The Student News Site of Tarrant County College

The Collegian

The Student News Site of Tarrant County College

The Collegian

The Student News Site of Tarrant County College

The Collegian

Theater influences exhibit

Swimming to salvation, escape from the water demons, Terry Hays Photo by Karen Anderson/The Collegian

By Kathryn Kelman/editor-in-chief

As people walked through South Campus’ Carillon Gallery viewing his art, Terry Hays continued to work on two unfinished pieces making their public debut.

Hays, a native Texan, is a Dallas artist, and South fine arts department chair Joshua Goode said he is excited for students to see his work as a different way to make art.

“He is an artist that I have admired for a long time because he is very inventive with his materials and how he sees art,” Goode said.

The exhibition is open through Feb. 22 and features work from two of Hays’ collections, Irreversible Change and Selective Memory. The collections primarily consist of painted sculptural installations.
“He has a background in theater, so they [Hays’ works] become very dramatic,” Goode said.

Hays spent eight years teaching at the University of Manitoba School of Art in Canada before returning to Texas where he spent 20 years painting sets for stage productions and television. In 2002, Hays returned to concentrating on his personal art but continues to design sets part time, he said.

His Irreversible Change collection was inspired by the tsunami that devastated Japan in 2011 and other catastrophic events that happened around the same time all over the world.

“It just seemed like an abnormal number of catastrophes,” Hays said.

He started looking at YouTube videos of the devastation caused by the tsunami in Sendai, Japan. His pieces “Sendai,” “Pembina Highway” and the painted sculptural installations and paintings with the same name as the exhibit were inspired by the series of events, he said.

Hays’ other body of work featured is his Selective Memory collection that was inspired by 10 memories that keep coming back to him, he said.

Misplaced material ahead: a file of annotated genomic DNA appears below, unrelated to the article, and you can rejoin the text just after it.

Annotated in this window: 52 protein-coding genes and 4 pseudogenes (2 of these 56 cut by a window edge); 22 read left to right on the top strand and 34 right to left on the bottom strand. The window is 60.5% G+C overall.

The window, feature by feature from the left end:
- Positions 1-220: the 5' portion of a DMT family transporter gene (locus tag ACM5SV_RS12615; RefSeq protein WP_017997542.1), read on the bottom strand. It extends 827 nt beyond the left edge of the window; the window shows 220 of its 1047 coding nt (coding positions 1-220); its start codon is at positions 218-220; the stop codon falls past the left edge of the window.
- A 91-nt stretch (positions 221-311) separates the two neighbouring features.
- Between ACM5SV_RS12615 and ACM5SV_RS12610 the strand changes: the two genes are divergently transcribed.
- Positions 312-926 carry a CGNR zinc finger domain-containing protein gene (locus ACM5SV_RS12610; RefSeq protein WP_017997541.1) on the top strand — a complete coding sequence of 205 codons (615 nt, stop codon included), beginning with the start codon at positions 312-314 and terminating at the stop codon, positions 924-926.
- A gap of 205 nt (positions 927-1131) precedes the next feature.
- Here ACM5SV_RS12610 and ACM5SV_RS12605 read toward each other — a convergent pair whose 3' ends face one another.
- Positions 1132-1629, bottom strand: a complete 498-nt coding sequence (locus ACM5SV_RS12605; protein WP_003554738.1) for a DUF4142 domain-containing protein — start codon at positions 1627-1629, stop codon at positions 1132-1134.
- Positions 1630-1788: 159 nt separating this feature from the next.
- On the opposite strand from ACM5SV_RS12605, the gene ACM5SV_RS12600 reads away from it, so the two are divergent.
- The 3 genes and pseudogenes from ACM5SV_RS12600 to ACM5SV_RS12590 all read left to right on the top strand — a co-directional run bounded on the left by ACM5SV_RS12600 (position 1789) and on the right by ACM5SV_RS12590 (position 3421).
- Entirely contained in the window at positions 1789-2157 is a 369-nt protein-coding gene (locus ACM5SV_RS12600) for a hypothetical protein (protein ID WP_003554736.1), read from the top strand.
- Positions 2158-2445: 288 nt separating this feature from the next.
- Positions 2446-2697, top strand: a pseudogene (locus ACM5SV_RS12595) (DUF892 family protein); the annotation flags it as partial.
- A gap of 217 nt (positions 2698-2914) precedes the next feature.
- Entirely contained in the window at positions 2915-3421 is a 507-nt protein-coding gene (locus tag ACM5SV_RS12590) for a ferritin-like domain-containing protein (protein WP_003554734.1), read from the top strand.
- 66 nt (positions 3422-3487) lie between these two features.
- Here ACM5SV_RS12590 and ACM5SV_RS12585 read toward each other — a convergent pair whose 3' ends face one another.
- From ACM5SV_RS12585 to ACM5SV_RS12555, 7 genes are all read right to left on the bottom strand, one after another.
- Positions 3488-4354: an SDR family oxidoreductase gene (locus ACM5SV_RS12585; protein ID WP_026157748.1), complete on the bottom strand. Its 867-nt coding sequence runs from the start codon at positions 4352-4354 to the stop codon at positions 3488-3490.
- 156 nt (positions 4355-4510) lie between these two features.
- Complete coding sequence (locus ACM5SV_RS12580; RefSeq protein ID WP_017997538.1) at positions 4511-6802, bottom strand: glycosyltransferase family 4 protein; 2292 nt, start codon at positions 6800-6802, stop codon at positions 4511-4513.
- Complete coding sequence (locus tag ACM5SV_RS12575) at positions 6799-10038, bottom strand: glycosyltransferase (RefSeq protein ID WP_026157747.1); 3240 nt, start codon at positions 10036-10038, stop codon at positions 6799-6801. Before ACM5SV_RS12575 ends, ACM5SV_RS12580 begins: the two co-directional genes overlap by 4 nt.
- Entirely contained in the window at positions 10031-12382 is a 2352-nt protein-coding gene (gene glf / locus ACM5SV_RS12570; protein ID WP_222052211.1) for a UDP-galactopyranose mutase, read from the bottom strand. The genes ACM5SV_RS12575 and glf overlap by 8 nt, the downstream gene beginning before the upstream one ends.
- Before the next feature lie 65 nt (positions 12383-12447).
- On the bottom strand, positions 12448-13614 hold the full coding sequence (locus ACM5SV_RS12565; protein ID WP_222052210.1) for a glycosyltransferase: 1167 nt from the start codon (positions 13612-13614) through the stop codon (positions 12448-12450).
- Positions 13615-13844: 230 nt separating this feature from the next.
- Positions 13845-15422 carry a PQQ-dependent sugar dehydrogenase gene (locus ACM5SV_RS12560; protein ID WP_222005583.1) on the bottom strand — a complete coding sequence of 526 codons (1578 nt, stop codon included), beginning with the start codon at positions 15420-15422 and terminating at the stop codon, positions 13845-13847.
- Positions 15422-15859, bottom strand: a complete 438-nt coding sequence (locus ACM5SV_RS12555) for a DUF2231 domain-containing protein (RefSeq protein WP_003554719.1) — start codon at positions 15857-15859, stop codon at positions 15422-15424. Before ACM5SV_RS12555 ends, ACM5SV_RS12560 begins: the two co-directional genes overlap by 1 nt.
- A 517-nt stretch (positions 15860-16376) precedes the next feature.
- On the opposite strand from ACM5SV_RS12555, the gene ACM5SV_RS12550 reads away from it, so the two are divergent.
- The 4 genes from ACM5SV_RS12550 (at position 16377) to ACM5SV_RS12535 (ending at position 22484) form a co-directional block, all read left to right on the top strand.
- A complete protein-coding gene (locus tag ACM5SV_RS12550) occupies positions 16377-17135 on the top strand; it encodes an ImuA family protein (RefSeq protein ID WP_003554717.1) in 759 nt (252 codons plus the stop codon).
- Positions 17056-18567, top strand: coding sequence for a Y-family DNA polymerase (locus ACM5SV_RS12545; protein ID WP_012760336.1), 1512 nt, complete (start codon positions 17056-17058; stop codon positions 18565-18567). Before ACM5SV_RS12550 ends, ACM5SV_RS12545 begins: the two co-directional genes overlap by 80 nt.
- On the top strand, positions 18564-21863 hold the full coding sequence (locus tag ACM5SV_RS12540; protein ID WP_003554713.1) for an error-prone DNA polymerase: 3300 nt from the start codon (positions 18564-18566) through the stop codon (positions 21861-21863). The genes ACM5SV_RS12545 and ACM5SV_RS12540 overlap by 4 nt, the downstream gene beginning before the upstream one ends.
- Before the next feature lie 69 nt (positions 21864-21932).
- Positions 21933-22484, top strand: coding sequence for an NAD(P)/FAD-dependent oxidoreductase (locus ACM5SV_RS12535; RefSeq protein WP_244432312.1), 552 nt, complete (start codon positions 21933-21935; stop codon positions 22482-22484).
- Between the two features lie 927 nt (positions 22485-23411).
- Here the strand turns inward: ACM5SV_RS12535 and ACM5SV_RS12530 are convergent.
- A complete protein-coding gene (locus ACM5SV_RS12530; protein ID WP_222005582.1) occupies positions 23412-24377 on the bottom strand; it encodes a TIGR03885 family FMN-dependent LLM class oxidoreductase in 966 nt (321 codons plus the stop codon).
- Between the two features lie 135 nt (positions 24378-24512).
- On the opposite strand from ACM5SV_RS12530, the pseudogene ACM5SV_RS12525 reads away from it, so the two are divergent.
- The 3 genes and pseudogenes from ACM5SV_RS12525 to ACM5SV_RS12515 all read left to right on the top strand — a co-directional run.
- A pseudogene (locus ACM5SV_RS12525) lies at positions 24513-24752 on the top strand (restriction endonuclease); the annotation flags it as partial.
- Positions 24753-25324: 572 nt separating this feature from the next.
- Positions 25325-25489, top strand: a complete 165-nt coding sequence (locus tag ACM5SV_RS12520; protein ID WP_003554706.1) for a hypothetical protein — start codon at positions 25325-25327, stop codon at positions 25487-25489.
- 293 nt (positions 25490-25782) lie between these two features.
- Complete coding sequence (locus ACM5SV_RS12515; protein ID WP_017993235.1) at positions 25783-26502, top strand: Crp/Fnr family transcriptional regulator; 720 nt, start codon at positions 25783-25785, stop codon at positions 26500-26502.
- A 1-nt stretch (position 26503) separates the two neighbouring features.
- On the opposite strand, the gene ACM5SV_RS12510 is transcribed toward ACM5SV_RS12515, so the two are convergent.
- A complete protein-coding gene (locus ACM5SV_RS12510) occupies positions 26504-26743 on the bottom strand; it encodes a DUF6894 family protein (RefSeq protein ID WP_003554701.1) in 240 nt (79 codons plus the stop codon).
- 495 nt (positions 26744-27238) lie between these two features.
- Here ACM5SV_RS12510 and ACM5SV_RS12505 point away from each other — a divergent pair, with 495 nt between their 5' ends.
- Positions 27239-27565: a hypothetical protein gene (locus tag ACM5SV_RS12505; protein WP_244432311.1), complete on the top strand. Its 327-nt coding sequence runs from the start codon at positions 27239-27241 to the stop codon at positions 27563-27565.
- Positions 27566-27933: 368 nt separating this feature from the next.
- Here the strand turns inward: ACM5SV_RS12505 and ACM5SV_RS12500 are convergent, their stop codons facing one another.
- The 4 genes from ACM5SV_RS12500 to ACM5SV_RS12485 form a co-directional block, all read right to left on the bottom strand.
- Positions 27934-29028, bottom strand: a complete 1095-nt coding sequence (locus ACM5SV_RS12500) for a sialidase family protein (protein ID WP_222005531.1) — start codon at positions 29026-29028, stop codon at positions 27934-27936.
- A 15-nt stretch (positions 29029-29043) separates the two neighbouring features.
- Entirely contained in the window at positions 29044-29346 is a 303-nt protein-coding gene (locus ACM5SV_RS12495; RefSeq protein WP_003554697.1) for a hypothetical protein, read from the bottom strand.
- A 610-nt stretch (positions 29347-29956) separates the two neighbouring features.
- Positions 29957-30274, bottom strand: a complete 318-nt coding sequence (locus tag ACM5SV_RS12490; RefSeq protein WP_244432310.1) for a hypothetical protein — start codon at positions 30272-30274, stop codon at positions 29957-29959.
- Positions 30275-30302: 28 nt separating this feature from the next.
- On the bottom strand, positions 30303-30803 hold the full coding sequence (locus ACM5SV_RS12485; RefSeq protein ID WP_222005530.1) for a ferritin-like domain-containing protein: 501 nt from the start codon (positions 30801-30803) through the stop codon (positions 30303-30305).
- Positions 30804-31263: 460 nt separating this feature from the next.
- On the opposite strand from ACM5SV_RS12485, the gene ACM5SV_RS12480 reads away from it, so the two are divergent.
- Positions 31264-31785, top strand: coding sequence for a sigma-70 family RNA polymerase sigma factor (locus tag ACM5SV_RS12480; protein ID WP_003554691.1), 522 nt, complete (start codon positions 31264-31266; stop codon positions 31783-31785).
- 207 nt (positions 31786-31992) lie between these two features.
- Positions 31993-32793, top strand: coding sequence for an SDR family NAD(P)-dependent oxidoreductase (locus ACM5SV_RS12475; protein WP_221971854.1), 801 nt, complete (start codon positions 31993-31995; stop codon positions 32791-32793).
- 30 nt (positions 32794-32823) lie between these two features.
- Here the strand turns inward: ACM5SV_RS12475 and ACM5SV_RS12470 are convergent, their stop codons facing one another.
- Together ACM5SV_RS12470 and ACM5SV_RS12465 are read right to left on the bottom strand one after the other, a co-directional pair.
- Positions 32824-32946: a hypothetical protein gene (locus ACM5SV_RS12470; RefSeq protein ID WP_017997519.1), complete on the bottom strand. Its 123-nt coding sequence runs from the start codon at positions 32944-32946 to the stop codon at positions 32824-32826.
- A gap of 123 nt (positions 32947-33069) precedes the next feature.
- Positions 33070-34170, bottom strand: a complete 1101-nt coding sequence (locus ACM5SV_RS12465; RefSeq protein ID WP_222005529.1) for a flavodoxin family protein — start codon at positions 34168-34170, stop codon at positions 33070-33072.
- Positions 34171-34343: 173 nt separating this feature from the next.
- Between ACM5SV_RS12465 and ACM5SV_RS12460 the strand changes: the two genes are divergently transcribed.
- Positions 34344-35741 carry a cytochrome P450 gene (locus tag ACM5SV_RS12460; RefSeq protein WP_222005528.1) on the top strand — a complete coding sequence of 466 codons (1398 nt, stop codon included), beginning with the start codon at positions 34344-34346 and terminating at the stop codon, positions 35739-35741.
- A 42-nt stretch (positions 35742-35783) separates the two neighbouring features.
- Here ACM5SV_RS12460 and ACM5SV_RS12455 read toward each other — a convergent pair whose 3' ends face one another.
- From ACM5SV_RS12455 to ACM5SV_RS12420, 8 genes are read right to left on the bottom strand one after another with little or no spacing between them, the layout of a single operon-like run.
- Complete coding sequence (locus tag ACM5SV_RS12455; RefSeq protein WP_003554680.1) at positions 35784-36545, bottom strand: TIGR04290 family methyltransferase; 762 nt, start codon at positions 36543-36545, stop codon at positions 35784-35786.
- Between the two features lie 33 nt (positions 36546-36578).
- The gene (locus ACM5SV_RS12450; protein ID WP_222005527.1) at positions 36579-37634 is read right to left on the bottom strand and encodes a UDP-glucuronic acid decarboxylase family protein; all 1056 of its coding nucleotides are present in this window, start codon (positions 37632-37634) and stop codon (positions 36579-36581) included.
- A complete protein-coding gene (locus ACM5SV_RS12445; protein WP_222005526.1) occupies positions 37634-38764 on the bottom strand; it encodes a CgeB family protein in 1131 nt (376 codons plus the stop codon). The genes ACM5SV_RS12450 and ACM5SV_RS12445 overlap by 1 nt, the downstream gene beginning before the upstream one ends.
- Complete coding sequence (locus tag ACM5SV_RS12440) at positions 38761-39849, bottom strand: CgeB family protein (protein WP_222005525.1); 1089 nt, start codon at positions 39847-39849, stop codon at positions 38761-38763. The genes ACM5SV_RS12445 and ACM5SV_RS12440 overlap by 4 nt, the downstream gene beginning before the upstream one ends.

“Since they were going to haunt me for the rest of my life, I figured I might as well just do something,” Hays joked.

He said his piece titled “Swimming to salvation, escape from the water demons” was in memory of his mother.

“My mom was a religious fanatic, religious fervor, in a good way,” Hays said.

He said she was constantly preaching, and the piece incorporates catastrophic events, demons, hell and other similar images.

Two other pieces from that collection both labeled “Islands,” although unfinished, are appearing in public for the first time.
Hays plans to create five islands in total but said he is excited to see them outside of his workspace for the first time.

“I work in a very small space, so being able to see them from this distance and see how they work and see how they work visually from a distance instead of being in a very confined area, it’s a whole new experience,” he said.

Goode said Hays was still working on the pieces the morning of Jan. 25 before the exhibit opened. Hays also spent some time working on his islands during the opening.

Despite being incomplete, the islands were the favorite pieces of both Goode and South student Dmitri Nelson.

“I’m pretty impressed,” Nelson said. “Some of these things are very interesting looking, especially his layering of perspectives and his use of patterns.”

Nelson said students should come check out the exhibit to look at the different ways they could put things together in a way that’s aesthetically pleasing.

“A lot of this you could translate it into any other part of your life like how you’re setting up your home or something,” he said.
For those planning to visit the exhibit, Hays recommends going in without any preconceived notions.

“I want you just to walk into the room and have an absolutely beautiful experience,” he said.

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